Mayoral matchup

Corey Color WEB

Cory Spiers


The following is a special matchup for the 2013 municipal election’s mayoral candidates.

 

Andy Ball
How He Can Win: Ball has served two terms on town council and so many voters are already familiar with him. With strong ties to the Watauga Democratic Party, Ball will have to hope that his pushes for environmental friendliness and efforts to help relations between Watauga County and the Town of Boone can make voters believe he is the answer. Ball runs on the premise of making people’s lives better, no matter what their party affiliation. His pushes for water availability and environmental responsibility may make him a popular choice for students who approve of sustainable policies. Ball needs to win that type of vote and others if he is to become the next mayor.
 
Jenny Church
How She Can Win: Church is a senior political science major, so she knows the textbook factors of politics, but she will have to convince voters that she knows how to apply that knowledge to being the mayor of Boone. Like Ball, Church will have to focus on winning over voters with the push to increase conversation between Watauga County and the Town of Boone. Like other candidates, she also wants to involve the university in town issues, a move that may help her win over the student vote. Couple these platforms with the fact that students may be apt to support someone with whom they can directly relate, and Church could very well  overcome the write-in handicap and surprise the other candidates, as she is the youngest of the four.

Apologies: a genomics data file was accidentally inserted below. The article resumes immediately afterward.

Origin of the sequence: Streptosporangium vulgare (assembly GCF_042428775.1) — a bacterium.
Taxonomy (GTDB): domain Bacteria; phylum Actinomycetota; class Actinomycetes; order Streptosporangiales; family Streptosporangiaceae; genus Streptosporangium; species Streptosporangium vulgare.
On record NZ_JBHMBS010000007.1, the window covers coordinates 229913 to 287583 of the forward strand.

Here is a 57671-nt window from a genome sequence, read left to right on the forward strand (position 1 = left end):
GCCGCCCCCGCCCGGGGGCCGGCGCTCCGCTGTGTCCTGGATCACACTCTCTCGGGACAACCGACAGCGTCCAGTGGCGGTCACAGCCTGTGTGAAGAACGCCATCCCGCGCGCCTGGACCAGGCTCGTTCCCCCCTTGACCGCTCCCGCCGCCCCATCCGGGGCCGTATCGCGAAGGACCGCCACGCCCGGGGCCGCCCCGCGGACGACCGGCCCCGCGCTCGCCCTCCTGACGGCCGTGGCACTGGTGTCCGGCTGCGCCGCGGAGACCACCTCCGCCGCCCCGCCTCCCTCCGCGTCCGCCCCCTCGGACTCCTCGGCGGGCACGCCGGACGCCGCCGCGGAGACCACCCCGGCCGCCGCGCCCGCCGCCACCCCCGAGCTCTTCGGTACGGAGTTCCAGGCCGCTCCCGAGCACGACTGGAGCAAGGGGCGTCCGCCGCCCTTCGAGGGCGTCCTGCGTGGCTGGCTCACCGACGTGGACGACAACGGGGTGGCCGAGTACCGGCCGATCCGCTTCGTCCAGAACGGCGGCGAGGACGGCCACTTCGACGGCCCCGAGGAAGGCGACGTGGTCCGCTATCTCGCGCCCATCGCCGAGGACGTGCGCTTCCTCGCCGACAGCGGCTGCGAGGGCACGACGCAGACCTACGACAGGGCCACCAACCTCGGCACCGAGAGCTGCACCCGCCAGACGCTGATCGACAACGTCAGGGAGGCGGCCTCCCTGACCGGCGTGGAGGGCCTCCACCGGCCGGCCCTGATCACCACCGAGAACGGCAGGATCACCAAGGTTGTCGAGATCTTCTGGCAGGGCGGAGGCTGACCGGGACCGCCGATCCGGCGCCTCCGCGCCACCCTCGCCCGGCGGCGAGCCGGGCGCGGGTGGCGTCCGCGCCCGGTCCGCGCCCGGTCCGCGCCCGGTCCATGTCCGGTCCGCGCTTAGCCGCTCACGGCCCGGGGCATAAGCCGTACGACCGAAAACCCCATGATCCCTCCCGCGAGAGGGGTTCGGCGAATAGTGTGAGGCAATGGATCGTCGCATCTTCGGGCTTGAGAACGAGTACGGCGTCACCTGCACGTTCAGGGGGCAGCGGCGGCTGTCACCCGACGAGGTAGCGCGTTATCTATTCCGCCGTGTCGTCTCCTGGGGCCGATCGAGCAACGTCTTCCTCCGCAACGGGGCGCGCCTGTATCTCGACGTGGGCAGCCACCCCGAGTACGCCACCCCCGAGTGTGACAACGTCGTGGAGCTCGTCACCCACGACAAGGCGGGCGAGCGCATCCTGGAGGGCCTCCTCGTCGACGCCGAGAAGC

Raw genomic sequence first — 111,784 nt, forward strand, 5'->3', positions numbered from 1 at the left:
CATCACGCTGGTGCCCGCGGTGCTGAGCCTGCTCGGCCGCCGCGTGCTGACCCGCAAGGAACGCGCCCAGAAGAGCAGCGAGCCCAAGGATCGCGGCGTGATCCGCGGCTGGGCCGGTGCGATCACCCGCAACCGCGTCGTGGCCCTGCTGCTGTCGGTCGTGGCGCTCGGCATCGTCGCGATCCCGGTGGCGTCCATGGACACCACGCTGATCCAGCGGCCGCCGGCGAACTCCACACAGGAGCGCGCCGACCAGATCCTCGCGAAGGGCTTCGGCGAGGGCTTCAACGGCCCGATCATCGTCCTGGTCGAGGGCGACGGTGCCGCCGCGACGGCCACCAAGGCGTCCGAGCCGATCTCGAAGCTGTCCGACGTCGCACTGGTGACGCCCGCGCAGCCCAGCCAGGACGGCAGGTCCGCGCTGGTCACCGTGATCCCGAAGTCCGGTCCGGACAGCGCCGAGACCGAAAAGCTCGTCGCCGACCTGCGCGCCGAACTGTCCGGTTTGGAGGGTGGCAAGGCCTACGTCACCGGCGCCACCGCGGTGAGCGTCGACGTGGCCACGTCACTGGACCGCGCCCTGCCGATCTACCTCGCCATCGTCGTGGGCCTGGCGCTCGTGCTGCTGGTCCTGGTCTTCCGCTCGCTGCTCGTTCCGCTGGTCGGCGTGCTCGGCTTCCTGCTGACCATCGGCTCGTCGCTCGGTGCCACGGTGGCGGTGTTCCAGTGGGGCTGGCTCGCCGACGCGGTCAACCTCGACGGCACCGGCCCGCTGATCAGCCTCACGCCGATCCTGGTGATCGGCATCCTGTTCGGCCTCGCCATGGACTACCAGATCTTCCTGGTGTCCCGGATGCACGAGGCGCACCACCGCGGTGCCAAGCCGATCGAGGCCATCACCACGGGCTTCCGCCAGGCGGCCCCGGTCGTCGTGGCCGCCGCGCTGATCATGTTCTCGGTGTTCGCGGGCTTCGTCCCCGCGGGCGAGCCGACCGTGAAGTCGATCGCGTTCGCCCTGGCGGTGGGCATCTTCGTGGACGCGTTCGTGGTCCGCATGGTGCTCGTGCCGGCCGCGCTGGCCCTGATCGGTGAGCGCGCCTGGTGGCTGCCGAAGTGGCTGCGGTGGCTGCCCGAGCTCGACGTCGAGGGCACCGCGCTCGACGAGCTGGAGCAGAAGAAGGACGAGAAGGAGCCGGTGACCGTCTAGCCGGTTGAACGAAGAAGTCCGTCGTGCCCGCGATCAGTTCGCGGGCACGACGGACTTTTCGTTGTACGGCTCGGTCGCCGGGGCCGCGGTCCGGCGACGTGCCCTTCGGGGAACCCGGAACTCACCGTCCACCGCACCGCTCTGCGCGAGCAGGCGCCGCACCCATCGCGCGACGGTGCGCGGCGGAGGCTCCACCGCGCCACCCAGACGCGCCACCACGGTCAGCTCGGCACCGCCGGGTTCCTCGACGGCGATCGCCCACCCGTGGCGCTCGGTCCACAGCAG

Brad Harmon
How He Can Win: Harmon’s family has been in Boone a long time and he works at a local business downtown. But he will still have to convince voters that he can run a town as well as he runs a business. Harmon offers a similar platform as Ball, citing desires to look for alternatives to water access availability and environmental preservation. However, Harmon also wants to make local government more transparent. With some similarities to Ball, who has served on Boone’s town council, Harmon will have to convince voters that such experience does not make much of a difference. If Harmon is to win, he will have to hope that voters caught between the similar platforms of Ball and himself will choose a Boone businessman over a tenured public official.

John Mena
How He Can Win: Mena is the owner of Boone’s Haircut 101 and will have to convince voters that he knows as much about running a town as he does about cutting hair. Mena has a practical platform, citing desires to revitalize downtown Boone, develop sustainable mixed-use neighborhoods and mitigate storm water runoff while working with New River water intake and conservation. In terms of beating the favorite, Ball, he will have to convince voters to value a successful business more than political experience. His platform and straight talk may excite students, but Mena will have to hope that the excitement is enough to propel him over an Appalachian student in his quest for the young vote.
 
Andy Ball: Two words: Name recognition. He’s been on town council for two terms and people may know who he is. He has strong ties to the Democratic Party in Watauga and plenty of backing.

Jenny Church: As a senior political science major at Appalachian State University, Church may have an edge. Students may be interested in supporting their own. She was born here and is still very active in the community outside of the university, including her church. Her network reaches deep into the Boone community.

Brad Harmon: I’m sorry, but no. He’s a kind-hearted man, bless his heart, but hasn’t even seen much support from local conservatives. As of press time, his Facebook page still had only  20 Likes. All other candidate pages had at least 250.

John Mena: He knows a lot of people on a non-political level. He’s extremely business-friendly, which will appeal to the conservative vote.

STORY: CORY SPIERS, Opinion editor